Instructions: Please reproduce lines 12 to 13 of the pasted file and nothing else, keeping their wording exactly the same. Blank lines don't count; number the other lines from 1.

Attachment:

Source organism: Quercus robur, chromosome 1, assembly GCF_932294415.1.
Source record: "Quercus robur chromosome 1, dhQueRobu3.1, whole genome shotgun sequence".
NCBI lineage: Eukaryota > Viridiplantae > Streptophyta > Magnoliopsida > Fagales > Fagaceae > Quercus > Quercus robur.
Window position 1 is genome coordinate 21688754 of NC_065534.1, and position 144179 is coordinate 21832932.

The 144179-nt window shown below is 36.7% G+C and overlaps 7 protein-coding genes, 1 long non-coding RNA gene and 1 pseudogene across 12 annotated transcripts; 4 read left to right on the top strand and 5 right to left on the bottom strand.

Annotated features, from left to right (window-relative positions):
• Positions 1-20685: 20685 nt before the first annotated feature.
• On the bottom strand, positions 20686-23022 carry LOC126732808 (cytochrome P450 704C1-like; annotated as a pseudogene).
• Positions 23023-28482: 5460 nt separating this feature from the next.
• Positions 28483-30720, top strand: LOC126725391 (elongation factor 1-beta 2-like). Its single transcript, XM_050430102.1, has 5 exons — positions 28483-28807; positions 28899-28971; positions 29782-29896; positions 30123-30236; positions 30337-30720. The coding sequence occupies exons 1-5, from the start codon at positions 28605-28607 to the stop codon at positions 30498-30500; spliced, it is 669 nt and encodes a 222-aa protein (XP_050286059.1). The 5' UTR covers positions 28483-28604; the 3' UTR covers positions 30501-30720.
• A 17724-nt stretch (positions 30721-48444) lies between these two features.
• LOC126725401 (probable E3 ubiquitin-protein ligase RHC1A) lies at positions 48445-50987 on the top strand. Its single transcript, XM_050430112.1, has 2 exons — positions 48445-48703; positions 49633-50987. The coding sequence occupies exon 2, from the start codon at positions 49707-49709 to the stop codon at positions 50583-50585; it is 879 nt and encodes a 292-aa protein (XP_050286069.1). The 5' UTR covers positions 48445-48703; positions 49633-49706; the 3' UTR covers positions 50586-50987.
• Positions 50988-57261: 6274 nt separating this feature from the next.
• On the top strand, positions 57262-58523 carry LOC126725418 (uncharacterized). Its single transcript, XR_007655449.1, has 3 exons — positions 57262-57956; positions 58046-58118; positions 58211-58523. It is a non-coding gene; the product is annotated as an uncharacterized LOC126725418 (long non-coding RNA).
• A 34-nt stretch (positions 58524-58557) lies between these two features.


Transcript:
• LOC126725401 (probable E3 ubiquitin-protein ligase RHC1A) lies at positions 48445-50987 on the top strand. Its single transcript, XM_050430112.1, has 2 exons — positions 48445-48703; positions 49633-50987. The coding sequence occupies exon 2, from the start codon at positions 49707-49709 to the stop codon at positions 50583-50585; it is 879 nt and encodes a 292-aa protein (XP_050286069.1). The 5' UTR covers positions 48445-48703; positions 49633-49706; the 3' UTR covers positions 50586-50987.
• Positions 50988-57261: 6274 nt separating this feature from the next.